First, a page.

When a rerun of this episode aired in 1992, a brief tribute to The Cosby Show aired following the end credits. The Cosby Show ended on April 30, 1992, and the tribute featured Bart and Homer discussing the quality of the show, and its importance to Bill Cosby.
At the beginning of the episode, Lisa reveals that she collects Casper the Friendly Ghost and Richie Rich comics, and Homer makes reference to Wonder Woman.Radioactive Man's origin is nearly identical to the Marvel Comics character The Incredible Hulk, as they each had gained superpowers from absorbing massive amounts of gamma radiation during an experiment. The warning from the convention MC not to ask questions about the death of Radioactive Man's actor Dirk Richter is a reference to the mysterious death of Superman's actor George Reeves, although the addition of bordello could also be a reference to the unsolved 1978 murder of Bob Crane.
When Bart asks Homer for money to buy the comic book, Homer replies: "One hundred bucks? For a comic book?! Who drew it, Micha-ma-langelo?" This is a reference to the Italian painter and sculptor Michelangelo, whose name Homer cannot pronounce.Bart's inner monologue in the diner scene is a parody of the narration in the coming-of-age comedy-drama series The Wonder Years and was voiced by Wonder Years actor Daniel Stern.
Milhouse initially goes into the comic store to buy a 1973 Topps card of the former Boston Red Sox player, Carl Yastrzemski, "when he had the big sideburns". When the boys first unwrap the comic book, Martin describes it as "[T]he stuff dreams are made of", which is how Bogart's character describes the Maltese Falcon at the end of the movie, The Maltese Falcon . The Radioactive Man commercial for Laramie cigarettes is a takeoff on The Flintstones characters' starring in Winston commercials in the 1960s.When Bart begs Mrs. Glick not to apply iodine to his wounded arm, she grabs his arm and the scene shifts to their silhouettes as Bart screams, mirroring a scene in the 1939 film Gone with the Wind . The accusation and suspicion that grows between the boys is similar to the plot of the film The Treasure of the Sierra Madre .
When Martin makes a squealing noise while falling in the treehouse, Bart calls him "Piggy" and threatens to stuff an apple into his mouth, resembling a similar quote from the book Lord of the Flies (1954), by William Golding.Bart trying to save Milhouse from falling from the treehouse is a reference to a scene in the film from Alfred Hitchcock from 1942, Saboteur . The title of the episode is a reference to the 1987 comedy film Three Men and a Baby in which three men have to take delicate care of a baby.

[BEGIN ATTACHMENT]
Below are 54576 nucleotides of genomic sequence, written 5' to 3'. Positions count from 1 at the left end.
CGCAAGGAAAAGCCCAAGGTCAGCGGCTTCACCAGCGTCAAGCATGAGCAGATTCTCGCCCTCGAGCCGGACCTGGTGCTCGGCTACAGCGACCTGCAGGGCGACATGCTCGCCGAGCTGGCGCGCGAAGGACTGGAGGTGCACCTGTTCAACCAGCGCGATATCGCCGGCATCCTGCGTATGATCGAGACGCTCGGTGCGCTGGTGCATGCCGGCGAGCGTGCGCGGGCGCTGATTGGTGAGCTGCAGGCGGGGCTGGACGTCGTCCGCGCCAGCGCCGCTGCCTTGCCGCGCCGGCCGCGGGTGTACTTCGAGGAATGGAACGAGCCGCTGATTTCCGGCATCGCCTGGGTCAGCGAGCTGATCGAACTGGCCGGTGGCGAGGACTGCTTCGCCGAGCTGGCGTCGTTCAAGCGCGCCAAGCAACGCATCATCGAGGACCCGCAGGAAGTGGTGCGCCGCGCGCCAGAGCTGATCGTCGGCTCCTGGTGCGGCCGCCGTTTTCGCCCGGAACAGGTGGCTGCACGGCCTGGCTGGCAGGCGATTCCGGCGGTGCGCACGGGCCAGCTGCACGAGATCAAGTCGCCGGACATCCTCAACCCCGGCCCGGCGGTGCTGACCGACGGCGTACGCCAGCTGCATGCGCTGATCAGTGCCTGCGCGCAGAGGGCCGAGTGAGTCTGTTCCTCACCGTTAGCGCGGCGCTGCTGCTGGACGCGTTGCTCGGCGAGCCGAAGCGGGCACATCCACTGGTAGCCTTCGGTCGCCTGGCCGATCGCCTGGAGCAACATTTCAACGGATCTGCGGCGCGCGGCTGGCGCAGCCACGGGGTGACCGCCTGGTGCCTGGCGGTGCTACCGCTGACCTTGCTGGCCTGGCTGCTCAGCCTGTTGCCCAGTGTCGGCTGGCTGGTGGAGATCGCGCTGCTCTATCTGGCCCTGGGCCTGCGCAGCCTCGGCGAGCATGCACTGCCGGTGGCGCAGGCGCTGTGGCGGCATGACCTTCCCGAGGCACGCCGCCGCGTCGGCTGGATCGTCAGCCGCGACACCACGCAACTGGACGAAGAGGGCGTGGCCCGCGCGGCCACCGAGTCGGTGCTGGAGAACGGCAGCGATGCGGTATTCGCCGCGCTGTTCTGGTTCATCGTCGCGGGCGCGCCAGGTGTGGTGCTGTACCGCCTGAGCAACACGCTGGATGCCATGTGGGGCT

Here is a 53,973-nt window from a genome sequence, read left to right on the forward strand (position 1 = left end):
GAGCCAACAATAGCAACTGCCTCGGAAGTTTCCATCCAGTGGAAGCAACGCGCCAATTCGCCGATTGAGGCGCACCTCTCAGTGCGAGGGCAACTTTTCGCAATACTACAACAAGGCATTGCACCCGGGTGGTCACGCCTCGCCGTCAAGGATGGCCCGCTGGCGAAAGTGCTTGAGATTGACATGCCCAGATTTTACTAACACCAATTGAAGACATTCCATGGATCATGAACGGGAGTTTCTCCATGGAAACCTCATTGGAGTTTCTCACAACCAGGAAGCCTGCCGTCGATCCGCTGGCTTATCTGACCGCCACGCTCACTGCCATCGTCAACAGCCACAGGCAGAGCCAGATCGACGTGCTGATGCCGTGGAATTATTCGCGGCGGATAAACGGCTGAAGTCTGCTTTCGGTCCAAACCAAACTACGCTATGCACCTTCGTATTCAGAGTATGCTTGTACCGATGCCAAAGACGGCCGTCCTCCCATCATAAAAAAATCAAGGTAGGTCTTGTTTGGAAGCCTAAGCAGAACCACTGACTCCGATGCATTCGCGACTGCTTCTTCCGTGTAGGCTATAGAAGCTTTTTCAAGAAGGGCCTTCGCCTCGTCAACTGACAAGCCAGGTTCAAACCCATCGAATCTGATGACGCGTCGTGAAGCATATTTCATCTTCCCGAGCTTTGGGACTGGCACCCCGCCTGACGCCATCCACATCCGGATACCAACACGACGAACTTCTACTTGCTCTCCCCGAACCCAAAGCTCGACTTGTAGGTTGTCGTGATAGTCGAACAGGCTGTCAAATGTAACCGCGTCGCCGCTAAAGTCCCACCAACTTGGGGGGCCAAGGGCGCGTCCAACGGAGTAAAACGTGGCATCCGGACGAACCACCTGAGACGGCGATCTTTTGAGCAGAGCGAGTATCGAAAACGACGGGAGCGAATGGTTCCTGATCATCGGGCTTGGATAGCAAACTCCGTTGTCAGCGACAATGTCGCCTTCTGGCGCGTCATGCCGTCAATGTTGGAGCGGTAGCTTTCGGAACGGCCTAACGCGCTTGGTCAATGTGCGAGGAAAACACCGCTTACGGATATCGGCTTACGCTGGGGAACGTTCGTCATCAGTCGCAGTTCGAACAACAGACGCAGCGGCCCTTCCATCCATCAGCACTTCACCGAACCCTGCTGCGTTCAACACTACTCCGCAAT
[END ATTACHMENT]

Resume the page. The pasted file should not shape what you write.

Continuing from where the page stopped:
In its original broadcast, "Three Men and a Comic Book" finished twenty-third in the ratings for the week of May 6–12, 1991, with a Nielsen rating of 12.9, equivalent to twelve million viewing households. The episode was the highest-rated show on Fox that week. It was the first time The Simpsons beat The Cosby Show in the ratings.
Since airing, the episode has received mostly positive reviews from television critics. DVD Movie Guide's Colin Jacobson lauded it for its use of new characters, commenting that "of all season two's Bart-focused episodes, only 'Bart the Daredevil' offers competition with 'Comic' as the best of the bunch. It's a tough call, but I'll take 'Comic' in a squeaker. The show melds the series' deft satirical tone with exceptional character development. Bart seems to grow especially strongly, and his psychological meltdown in the third act is hilarious."
"Three Men and a Comic Book" was named the best episode of the season by IGN.The authors of the book I Can't Believe It's a Bigger and Better Updated Unofficial Simpsons Guide, Warren Martyn and Adrian Wood, commented that unless you have a "passing understanding of comic books and their buyers' behaviour, some of the jokes will pass you by". Doug Pratt, a DVD reviewer and Rolling Stone contributor, criticized the episode for not being inspired enough, and added that the Wonder Years parody "seems pointless". "Three Men and a Comic Book" is Bryce Wilson of Cinema Blend's favorite episode of the season. Wilson praised the episode for its cultural references, calling them "true greatness".
Surrey Now's Michael Roberds praised the Treasure of the Sierra Madre parody, saying it is "one of the more clever film parodies hidden within a typical Simpsons plot". 's Nathan Ditum.Colin Kennedy of Empire called the Treasure of the Sierra Madre parody the ninth best film parody of the show, commenting that "Bart turns [into] a perfect Bogart – grizzled, paranoid and sleep-deprived. With lighting and camera angles half inched from Huston, this priceless gag is joyfully pitched over the heads of 90 percent of the audience." The episode's reference to Saboteur was named the 25th greatest film reference in the history of the show by Total Film